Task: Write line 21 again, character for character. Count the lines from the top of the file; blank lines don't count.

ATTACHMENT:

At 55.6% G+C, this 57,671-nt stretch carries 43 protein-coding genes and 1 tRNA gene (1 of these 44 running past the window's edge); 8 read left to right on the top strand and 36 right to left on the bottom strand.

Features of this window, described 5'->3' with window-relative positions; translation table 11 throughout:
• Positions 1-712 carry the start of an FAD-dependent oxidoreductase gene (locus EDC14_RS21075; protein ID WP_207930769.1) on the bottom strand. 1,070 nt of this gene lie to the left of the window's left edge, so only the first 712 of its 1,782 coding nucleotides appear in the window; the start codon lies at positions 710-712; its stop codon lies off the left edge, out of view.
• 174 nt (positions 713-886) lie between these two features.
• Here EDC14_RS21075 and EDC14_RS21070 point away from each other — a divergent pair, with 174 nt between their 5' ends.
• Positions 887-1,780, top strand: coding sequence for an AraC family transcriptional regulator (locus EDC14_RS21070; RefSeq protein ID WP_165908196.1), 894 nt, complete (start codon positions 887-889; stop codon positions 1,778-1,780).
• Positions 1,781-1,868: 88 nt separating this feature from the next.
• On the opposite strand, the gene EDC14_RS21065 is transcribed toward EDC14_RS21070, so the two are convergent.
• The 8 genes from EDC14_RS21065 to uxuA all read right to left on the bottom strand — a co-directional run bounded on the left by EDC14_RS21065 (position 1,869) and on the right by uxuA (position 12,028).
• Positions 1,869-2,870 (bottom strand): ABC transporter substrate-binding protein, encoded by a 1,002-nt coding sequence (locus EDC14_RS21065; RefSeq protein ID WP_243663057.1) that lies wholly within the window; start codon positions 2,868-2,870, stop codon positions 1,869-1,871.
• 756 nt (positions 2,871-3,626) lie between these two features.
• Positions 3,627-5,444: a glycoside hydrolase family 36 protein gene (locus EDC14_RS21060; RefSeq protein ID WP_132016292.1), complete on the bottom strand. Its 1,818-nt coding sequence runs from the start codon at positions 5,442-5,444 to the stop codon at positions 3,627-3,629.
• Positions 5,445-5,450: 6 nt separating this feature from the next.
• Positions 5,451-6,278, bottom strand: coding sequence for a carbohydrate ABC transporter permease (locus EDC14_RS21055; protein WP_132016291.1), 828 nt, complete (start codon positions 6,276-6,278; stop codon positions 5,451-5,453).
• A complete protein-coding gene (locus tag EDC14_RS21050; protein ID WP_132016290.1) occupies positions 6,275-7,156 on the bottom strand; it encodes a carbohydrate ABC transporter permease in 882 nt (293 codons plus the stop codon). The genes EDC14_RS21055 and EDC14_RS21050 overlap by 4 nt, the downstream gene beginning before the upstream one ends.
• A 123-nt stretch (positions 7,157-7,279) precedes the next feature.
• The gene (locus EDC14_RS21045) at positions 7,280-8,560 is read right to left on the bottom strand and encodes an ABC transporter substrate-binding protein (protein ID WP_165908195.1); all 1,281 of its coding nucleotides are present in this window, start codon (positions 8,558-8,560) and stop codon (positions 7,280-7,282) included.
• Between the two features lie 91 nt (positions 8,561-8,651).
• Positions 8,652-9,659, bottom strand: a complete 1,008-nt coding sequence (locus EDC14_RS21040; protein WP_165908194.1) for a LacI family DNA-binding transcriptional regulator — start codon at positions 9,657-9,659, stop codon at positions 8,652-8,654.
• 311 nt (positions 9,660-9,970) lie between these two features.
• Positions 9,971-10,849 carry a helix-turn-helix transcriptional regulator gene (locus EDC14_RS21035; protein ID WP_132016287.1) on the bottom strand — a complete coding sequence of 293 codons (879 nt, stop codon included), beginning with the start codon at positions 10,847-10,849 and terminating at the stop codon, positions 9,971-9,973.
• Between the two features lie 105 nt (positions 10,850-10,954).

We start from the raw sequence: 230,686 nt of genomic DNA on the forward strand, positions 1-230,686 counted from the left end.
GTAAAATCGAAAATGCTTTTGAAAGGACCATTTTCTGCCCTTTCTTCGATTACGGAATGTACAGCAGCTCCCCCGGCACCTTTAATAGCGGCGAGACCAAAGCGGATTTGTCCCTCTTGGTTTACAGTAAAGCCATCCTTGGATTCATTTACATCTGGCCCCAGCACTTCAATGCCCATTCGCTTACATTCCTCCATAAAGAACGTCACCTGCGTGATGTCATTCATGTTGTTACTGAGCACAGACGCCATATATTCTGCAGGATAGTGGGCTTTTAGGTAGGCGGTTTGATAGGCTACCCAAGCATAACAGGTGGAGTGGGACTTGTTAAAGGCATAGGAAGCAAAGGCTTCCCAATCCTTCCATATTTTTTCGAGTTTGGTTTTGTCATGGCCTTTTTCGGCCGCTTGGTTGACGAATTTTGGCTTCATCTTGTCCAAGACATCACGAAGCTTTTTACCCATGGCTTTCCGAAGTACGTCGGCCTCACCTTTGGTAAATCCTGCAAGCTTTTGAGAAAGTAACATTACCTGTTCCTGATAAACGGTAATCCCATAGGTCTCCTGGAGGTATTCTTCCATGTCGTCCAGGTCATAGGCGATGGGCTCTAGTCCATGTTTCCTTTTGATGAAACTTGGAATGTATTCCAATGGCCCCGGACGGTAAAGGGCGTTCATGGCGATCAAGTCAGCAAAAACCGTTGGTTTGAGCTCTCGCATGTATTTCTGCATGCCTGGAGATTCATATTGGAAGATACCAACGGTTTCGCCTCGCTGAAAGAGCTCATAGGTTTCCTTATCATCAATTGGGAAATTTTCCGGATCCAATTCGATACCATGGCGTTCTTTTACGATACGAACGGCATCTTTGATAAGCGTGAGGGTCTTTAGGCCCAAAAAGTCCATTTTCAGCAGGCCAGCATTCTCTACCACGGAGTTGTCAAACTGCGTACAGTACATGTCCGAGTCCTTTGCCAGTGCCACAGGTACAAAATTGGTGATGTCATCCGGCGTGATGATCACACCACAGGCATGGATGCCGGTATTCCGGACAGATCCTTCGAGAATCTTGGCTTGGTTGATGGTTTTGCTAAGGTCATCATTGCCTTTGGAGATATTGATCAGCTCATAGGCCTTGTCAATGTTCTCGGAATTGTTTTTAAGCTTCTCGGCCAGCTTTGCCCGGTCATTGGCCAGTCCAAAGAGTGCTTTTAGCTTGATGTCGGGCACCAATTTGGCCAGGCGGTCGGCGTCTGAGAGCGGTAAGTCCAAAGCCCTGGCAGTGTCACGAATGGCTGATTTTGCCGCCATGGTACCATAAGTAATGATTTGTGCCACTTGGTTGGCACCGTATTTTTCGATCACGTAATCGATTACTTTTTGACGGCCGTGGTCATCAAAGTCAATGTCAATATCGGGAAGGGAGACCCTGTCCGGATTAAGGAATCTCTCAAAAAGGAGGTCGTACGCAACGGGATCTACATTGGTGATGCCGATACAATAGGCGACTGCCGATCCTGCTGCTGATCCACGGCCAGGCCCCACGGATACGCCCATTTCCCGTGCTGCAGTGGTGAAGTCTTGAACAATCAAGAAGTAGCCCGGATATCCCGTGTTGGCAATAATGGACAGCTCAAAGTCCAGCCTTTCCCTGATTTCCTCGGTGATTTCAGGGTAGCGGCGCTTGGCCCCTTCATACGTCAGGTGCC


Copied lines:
• Positions 9,971-10,849 carry a helix-turn-helix transcriptional regulator gene (locus EDC14_RS21035; protein ID WP_132016287.1) on the bottom strand — a complete coding sequence of 293 codons (879 nt, stop codon included), beginning with the start codon at positions 10,847-10,849 and terminating at the stop codon, positions 9,971-9,973.